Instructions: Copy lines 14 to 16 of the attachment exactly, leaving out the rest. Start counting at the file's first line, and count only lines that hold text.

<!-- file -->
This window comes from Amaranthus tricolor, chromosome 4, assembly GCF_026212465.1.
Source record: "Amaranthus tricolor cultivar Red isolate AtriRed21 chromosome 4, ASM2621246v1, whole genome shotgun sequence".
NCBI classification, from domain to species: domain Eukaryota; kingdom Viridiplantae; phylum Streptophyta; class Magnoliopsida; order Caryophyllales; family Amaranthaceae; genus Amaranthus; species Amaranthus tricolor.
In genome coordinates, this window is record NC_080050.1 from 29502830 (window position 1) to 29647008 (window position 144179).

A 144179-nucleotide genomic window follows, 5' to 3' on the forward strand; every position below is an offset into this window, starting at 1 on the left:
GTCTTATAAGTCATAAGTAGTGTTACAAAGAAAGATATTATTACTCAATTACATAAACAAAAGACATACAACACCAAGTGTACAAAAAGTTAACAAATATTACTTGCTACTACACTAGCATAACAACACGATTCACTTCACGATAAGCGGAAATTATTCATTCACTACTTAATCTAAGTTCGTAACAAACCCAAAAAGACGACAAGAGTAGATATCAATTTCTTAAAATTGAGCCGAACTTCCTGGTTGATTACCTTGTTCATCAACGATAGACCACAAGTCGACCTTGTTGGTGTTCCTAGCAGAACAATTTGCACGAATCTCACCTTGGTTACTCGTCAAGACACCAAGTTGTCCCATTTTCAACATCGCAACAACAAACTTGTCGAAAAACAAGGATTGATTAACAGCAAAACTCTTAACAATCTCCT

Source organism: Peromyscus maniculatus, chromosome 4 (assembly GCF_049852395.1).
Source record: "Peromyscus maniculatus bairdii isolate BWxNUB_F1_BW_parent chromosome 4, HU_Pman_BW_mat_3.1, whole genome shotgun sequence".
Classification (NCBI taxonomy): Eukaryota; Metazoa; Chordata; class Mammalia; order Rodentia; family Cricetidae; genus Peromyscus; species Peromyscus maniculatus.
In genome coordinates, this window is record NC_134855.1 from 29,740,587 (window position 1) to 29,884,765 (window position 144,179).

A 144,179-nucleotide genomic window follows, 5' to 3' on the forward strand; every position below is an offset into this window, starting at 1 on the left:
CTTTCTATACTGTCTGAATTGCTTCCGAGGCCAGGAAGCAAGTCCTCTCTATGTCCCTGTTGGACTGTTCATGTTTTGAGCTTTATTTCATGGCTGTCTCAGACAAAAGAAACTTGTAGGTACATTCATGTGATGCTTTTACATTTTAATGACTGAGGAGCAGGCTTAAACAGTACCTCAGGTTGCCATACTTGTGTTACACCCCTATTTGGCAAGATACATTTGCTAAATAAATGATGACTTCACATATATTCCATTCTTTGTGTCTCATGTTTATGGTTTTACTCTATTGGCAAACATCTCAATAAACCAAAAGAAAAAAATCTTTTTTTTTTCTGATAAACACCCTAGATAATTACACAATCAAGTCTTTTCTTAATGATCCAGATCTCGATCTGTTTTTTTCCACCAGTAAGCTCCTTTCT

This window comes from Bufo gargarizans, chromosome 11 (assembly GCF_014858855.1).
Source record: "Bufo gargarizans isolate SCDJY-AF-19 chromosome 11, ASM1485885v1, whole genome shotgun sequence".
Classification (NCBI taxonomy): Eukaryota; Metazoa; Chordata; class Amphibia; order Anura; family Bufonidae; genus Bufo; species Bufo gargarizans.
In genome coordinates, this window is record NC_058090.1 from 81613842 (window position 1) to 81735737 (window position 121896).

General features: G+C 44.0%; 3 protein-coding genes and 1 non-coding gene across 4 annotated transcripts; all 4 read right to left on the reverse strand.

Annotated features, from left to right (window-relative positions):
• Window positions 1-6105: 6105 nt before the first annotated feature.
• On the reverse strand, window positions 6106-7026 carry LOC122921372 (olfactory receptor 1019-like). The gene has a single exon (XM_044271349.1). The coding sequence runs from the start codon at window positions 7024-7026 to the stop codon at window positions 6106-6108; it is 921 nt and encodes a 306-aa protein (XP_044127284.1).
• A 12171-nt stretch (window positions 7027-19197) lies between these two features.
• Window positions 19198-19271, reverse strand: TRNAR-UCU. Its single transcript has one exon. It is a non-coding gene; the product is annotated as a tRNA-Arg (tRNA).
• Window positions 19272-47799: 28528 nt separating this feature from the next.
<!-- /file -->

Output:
Source record: "Bufo gargarizans isolate SCDJY-AF-19 chromosome 11, ASM1485885v1, whole genome shotgun sequence".
Classification (NCBI taxonomy): Eukaryota; Metazoa; Chordata; class Amphibia; order Anura; family Bufonidae; genus Bufo; species Bufo gargarizans.
In genome coordinates, this window is record NC_058090.1 from 81613842 (window position 1) to 81735737 (window position 121896).